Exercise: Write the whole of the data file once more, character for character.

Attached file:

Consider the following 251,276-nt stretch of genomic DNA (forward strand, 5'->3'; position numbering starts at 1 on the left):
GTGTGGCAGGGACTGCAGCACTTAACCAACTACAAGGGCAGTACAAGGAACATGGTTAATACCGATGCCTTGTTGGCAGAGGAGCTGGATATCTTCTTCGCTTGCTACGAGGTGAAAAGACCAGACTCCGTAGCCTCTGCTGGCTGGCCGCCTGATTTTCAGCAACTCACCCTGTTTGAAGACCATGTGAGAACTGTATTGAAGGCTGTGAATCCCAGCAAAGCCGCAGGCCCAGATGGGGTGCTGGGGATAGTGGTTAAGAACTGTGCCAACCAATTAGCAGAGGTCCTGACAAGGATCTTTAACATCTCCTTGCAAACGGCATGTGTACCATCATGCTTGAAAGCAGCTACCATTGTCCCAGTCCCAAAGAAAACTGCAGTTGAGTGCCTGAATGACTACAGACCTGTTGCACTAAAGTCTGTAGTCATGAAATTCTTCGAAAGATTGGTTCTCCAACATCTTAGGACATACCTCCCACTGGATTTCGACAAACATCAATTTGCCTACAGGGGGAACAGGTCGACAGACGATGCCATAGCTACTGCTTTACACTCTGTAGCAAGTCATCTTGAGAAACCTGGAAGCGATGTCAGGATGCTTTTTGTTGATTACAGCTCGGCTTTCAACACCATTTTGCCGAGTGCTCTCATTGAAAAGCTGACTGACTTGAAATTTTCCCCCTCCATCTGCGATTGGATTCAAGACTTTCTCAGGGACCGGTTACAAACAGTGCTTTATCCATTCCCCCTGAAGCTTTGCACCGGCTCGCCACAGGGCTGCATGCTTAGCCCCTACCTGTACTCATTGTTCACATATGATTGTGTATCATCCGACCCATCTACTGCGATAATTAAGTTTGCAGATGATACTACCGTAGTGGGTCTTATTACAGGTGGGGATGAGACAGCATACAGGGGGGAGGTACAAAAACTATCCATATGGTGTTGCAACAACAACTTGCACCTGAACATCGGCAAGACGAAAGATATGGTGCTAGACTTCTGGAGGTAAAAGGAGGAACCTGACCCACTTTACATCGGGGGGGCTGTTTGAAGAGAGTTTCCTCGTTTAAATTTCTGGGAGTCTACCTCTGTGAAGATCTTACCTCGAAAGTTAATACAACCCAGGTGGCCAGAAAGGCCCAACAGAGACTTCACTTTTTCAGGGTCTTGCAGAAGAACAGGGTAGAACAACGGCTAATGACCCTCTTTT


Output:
Consider the following 251,276-nt stretch of genomic DNA (forward strand, 5'->3'; position numbering starts at 1 on the left):
GTGTGGCAGGGACTGCAGCACTTAACCAACTACAAGGGCAGTACAAGGAACATGGTTAATACCGATGCCTTGTTGGCAGAGGAGCTGGATATCTTCTTCGCTTGCTACGAGGTGAAAAGACCAGACTCCGTAGCCTCTGCTGGCTGGCCGCCTGATTTTCAGCAACTCACCCTGTTTGAAGACCATGTGAGAACTGTATTGAAGGCTGTGAATCCCAGCAAAGCCGCAGGCCCAGATGGGGTGCTGGGGATAGTGGTTAAGAACTGTGCCAACCAATTAGCAGAGGTCCTGACAAGGATCTTTAACATCTCCTTGCAAACGGCATGTGTACCATCATGCTTGAAAGCAGCTACCATTGTCCCAGTCCCAAAGAAAACTGCAGTTGAGTGCCTGAATGACTACAGACCTGTTGCACTAAAGTCTGTAGTCATGAAATTCTTCGAAAGATTGGTTCTCCAACATCTTAGGACATACCTCCCACTGGATTTCGACAAACATCAATTTGCCTACAGGGGGAACAGGTCGACAGACGATGCCATAGCTACTGCTTTACACTCTGTAGCAAGTCATCTTGAGAAACCTGGAAGCGATGTCAGGATGCTTTTTGTTGATTACAGCTCGGCTTTCAACACCATTTTGCCGAGTGCTCTCATTGAAAAGCTGACTGACTTGAAATTTTCCCCCTCCATCTGCGATTGGATTCAAGACTTTCTCAGGGACCGGTTACAAACAGTGCTTTATCCATTCCCCCTGAAGCTTTGCACCGGCTCGCCACAGGGCTGCATGCTTAGCCCCTACCTGTACTCATTGTTCACATATGATTGTGTATCATCCGACCCATCTACTGCGATAATTAAGTTTGCAGATGATACTACCGTAGTGGGTCTTATTACAGGTGGGGATGAGACAGCATACAGGGGGGAGGTACAAAAACTATCCATATGGTGTTGCAACAACAACTTGCACCTGAACATCGGCAAGACGAAAGATATGGTGCTAGACTTCTGGAGGTAAAAGGAGGAACCTGACCCACTTTACATCGGGGGGGCTGTTTGAAGAGAGTTTCCTCGTTTAAATTTCTGGGAGTCTACCTCTGTGAAGATCTTACCTCGAAAGTTAATACAACCCAGGTGGCCAGAAAGGCCCAACAGAGACTTCACTTTTTCAGGGTCTTGCAGAAGAACAGGGTAGAACAACGGCTAATGACCCTCTTTT